Luke’s treatment of the Beatitudes is a little different than Matthew’s. While Matthew lists the blessings, it is only Luke who lists the woes. Whether we are looking at the blessings or the woes, it is clear that God’s wisdom is different than ours. How many of us would choose to accept hunger, grief, hatred and insult? How many of us would turn down wealth, plenty, laughter and good feelings? Yet the Lord makes it clear to us that what we choose may not ultimately be what we get.
It’s kind of like my grandmother used to say, when we were playing and laughing a lot, “that laughing is going to turn into crying.” Usually, she was right. And that’s true of all of our lives. Time has a way of changing our circumstances and life comes with its ebbs and flows. But what Jesus is worried about here is a little more serious than that. He is concerned about those who make comfort and good feelings and wealth their number one priority, those who are addicted to these things. If this is what becomes our god, then what use have we for God our maker?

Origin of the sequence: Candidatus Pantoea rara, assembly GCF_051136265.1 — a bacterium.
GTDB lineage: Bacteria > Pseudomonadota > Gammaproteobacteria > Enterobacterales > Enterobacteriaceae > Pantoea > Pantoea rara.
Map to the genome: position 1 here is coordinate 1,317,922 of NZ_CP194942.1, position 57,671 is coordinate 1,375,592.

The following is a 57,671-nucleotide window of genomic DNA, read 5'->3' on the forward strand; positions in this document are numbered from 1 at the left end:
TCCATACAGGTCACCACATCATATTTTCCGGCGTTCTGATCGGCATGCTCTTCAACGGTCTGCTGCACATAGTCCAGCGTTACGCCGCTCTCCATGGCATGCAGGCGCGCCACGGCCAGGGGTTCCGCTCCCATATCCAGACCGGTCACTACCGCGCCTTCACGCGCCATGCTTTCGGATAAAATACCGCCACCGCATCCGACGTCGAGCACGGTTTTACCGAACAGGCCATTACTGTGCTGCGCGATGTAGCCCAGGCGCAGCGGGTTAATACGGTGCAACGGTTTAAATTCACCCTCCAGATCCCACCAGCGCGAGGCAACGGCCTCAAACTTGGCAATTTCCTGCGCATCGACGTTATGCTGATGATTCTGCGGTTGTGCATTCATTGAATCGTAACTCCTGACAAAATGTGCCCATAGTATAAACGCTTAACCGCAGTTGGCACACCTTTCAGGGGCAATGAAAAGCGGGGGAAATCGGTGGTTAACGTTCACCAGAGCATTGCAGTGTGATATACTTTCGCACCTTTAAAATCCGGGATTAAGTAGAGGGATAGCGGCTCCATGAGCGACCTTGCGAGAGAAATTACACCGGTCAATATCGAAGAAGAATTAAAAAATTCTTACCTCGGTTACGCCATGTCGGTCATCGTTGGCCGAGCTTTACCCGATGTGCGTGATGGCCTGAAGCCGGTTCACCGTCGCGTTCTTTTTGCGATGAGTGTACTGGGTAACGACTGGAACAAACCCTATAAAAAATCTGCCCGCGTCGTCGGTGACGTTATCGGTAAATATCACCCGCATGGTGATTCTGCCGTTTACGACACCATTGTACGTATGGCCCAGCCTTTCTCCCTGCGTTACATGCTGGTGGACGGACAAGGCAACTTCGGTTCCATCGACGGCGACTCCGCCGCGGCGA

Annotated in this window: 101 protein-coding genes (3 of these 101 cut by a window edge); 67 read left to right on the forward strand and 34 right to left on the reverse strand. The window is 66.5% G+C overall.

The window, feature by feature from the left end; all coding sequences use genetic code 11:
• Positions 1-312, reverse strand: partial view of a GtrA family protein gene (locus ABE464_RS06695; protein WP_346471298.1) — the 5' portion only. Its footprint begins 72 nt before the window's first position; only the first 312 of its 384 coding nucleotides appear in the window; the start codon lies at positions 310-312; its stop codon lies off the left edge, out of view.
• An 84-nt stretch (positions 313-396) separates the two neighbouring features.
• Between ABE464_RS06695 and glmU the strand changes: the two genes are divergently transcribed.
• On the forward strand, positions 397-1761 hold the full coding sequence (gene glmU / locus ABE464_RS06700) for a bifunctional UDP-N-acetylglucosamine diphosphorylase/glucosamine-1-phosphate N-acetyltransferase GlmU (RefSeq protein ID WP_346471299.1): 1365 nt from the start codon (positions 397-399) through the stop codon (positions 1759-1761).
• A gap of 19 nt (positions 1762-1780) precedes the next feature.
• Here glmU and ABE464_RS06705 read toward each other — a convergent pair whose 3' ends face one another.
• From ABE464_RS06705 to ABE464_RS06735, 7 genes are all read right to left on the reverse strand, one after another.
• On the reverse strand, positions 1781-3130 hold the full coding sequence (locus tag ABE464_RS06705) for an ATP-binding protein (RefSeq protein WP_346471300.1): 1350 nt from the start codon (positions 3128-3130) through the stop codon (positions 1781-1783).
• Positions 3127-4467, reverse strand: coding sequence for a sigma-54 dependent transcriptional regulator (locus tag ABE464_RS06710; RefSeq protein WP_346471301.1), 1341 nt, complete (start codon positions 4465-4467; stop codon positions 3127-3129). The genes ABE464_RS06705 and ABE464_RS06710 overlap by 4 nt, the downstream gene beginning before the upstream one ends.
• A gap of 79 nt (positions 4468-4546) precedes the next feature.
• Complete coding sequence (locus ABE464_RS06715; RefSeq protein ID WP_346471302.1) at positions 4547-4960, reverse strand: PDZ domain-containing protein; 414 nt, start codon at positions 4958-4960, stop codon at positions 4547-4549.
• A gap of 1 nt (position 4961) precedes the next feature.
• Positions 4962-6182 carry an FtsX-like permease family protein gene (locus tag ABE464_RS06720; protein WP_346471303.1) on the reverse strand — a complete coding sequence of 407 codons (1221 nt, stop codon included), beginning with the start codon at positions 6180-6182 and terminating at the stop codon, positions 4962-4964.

Today’s Gospel is a call to get it right. To put our priorities in order. It’s not just about us; we have to take up the cross and follow Christ. That might indeed mean some hardship, some hunger, grief, hatred and insult. We might have to put aside the wealth, plenty, laughter and good feelings for a time. As St. Paul says in our first reading, “the world in its present form is passing away.” We are not home yet; we are mere travelers on this earth. And so the sufferings of this present time are but temporary. Our real reward is in heaven, and we pray that we don’t miss it by striving here on earth for all the wrong things.